|Man Without Qualities|
Sunday, June 22, 2003
New York Times financial reporter Daniel Altman writes today that the United States economy's fundamentals are so strong that the Fed should forget about stimulation and concentrate on dishing out some parental discipline:
A cut of at least a quarter-point seems virtually certain in the target for the federal funds rate, and a half-point reduction is possible. But there's little reason for so much more easing of monetary policy. Several economists are convinced that the economy is at a turning point, and ready for a strong second half of the year. News from the corporate sector has ranged from static to positive, and surveys of executives are reporting greater optimism. Prices for goods and services are starting to rise. The only thing that can derail the recovery now, they all say, is a big shock: another terrorist attack, another spate of accounting scandals, or something else that the bearish gods haven't already tried. If that's true, why cut rates now? With the economy potentially on an upswing, cutting rates would only add unnecessary fuel to the fire. ... At this moment, however, the economy needs investors who are more concerned with the long term — the period during which the economy's fundamental strengths will have time to show through. A gentle chastising of the myopic investors, accompanied by an explanation, might help to shift the markets' focus. That way, unnecessary disappointments might be less likely in the future.
Unlike the Times, I don't remember seeing chastising of the myopic investors as among the tasks delegated by Congress to the Fed - and, frankly, I would not want to be a Fed board member explaining to Congress that this had been my motivation for any particular action I had taken with my federal governmental power. Indeed, it is seriously debatable whether a confession to such a motivation would constitute grounds for removal of a member of the Federal Reserve Board. But it is certainly not debatable that the above passage from Mr. Altman's article is utterly inconsistent with Paul Krugman's bizarre and essentially unsupported dismissal of the recent rise in stock prices as a mere "bubble:"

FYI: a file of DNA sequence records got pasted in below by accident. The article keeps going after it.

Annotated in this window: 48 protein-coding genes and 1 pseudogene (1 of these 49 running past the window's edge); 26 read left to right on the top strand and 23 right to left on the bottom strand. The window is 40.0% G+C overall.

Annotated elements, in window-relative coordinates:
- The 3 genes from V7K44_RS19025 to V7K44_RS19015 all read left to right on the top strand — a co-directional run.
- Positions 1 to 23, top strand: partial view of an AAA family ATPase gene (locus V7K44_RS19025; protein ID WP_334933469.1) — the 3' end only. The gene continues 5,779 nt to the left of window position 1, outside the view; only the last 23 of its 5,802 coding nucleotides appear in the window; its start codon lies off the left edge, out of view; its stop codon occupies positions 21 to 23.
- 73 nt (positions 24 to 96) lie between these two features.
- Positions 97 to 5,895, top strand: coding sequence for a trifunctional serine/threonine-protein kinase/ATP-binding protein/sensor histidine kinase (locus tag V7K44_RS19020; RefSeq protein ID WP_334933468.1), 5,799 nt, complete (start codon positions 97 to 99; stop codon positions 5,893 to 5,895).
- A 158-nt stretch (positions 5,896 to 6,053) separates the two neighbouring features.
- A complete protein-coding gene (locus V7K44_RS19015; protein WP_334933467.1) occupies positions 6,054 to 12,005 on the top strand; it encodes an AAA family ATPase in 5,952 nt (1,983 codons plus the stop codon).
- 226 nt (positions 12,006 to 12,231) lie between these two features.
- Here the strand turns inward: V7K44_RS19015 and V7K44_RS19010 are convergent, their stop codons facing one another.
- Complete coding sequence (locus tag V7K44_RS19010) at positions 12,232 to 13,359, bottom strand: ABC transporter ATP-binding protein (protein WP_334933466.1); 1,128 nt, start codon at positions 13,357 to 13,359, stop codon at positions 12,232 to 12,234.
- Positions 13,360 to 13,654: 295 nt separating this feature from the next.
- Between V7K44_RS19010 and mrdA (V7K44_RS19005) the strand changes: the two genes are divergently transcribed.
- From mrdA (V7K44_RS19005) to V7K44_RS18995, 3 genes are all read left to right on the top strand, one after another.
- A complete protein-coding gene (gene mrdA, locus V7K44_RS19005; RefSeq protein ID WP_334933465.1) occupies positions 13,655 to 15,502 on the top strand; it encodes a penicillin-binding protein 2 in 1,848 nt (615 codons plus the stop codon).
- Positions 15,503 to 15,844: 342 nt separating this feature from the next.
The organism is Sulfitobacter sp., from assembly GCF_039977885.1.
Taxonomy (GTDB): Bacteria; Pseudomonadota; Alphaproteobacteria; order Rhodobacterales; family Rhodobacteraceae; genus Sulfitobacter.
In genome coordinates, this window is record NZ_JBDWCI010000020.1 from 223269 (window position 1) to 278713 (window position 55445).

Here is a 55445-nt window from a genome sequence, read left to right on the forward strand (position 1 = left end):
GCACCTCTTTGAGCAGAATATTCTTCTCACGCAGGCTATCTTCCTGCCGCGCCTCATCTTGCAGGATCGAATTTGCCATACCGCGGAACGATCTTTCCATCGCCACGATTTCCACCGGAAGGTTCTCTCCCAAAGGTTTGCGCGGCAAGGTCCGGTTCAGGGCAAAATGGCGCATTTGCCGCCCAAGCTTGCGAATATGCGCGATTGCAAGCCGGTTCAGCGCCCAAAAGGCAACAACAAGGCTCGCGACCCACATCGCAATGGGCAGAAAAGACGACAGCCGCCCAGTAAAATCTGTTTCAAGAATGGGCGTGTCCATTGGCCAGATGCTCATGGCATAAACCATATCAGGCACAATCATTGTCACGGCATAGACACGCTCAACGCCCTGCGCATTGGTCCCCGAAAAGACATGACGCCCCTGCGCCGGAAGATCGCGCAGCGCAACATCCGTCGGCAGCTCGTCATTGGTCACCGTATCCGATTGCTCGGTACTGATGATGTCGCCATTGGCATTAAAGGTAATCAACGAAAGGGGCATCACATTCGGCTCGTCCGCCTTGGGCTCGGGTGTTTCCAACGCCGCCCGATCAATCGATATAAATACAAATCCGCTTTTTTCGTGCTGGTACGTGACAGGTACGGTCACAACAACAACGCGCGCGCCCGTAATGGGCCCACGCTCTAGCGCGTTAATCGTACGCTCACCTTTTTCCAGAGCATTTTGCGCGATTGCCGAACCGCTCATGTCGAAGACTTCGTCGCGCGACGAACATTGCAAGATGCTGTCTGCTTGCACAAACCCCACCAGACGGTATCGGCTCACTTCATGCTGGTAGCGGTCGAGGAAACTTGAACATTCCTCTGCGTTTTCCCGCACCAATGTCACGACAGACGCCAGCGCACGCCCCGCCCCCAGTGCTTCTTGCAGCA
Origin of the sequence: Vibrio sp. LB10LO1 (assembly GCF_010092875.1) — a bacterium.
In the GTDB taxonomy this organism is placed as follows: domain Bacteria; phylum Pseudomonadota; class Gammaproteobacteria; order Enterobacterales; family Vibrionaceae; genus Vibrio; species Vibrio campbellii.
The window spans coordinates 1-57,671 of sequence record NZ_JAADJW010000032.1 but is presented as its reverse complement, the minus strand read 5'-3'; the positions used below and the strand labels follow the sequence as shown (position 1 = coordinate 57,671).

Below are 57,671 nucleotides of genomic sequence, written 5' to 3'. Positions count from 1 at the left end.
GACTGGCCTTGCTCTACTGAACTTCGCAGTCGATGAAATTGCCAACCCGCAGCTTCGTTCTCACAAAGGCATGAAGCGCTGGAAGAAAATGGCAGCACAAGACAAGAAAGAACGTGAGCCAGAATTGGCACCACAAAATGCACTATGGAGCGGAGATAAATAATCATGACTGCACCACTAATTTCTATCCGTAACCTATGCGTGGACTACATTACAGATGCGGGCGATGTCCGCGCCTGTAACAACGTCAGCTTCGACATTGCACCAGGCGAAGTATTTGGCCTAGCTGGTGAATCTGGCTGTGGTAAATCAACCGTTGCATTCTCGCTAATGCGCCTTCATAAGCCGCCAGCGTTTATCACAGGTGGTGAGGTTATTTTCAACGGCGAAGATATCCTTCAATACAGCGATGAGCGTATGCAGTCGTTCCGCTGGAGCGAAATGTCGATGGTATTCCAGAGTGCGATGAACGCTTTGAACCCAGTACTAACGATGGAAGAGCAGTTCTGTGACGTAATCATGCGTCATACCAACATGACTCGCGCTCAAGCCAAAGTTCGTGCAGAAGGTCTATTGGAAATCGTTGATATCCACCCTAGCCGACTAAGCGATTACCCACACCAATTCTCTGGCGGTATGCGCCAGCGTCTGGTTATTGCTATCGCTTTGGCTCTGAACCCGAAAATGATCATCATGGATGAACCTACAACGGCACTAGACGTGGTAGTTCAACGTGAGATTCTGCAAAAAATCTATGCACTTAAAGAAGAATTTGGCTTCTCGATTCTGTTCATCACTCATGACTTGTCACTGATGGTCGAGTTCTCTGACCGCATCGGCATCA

Bulls think it says the economy is about to take off. But I think it's a sign that America is still blowing bubbles ...[I]t's hard to find any real news to justify the market's leap. Instead, investors seem to be buying stocks because they are rising — which is pretty much the definition of a bubble. ... We're still waiting. Oil prices are off their prewar highs, but they're still higher than they were last fall. Consumers seem to be spending a bit more, but we're talking about fractions of a percent. And businesses are still more interested in cutting costs and laying off workers than buying new capital goods. There have been some pieces of good news — a not-too-bad manufacturing survey here, a pretty good housing-starts number there. But there has also been bad news, especially regarding employment. Payrolls are still contracting; since the U.S. economy has to create 80,000 jobs a month just to keep up with a growing working-age population, the already miserable job market continues to get worse.
So, which is it? Are the economy's fundamentals so strong that the Fed should be weirdly focusing on "chastising" investors while eschewing stimulus efforts? Or, as Herr Doktorprofessor so imperiously contends from the rarified, evidence-free air of Ostelfenbeinturm, is the national economic news essentially disastrous across the board with the recent rise in stock prices just another catastrophe for which compensation will need to be made after the inevitable bubble bursting?
Of course, neither of these Times views of the economy makes any sense at all. These views are cartoons, excerpts, perhaps, from a particularly daffy Sponge Bob Square Pants episode bubbling up on the pages of the Bikini Bottom Gazette, the newspaper of record for zany fish. Herr Doktorprofessor is ideally cast as the ever-sour, gloomy and intellectually dishonest Squidward - to whom Herr Doktorprofessor bears more than a passing resemblance - while the ridiculously optimistic Mr. Altman fills the Sponge Bob role. Contrary to Herr Doktorprofessor's rant, the stock markets' rise is supported by plenty of evidence. Contrary to Mr. Altman's nutty suggestion, that evidence of future prosperity is not so overwhelming that the Fed should set aside efforts to shore up the economy with another rate cut, essentially in favor of nothing more than playing with investors' minds.
The growing resemblance of the New York Times newsroom to Bikini Bottom is made all the more apparent from the evidence presented in the present case that neither Herr Doktorprofessor nor Gretchen Morgenson, writing in a third Times article on topics closely related to those of the Krugman and Altman screeds, seems to have the slightest idea of what to look for to ascertain whether a "bubble" has arisen. Consider this passage from the Nutty Herr Doktorprofessor: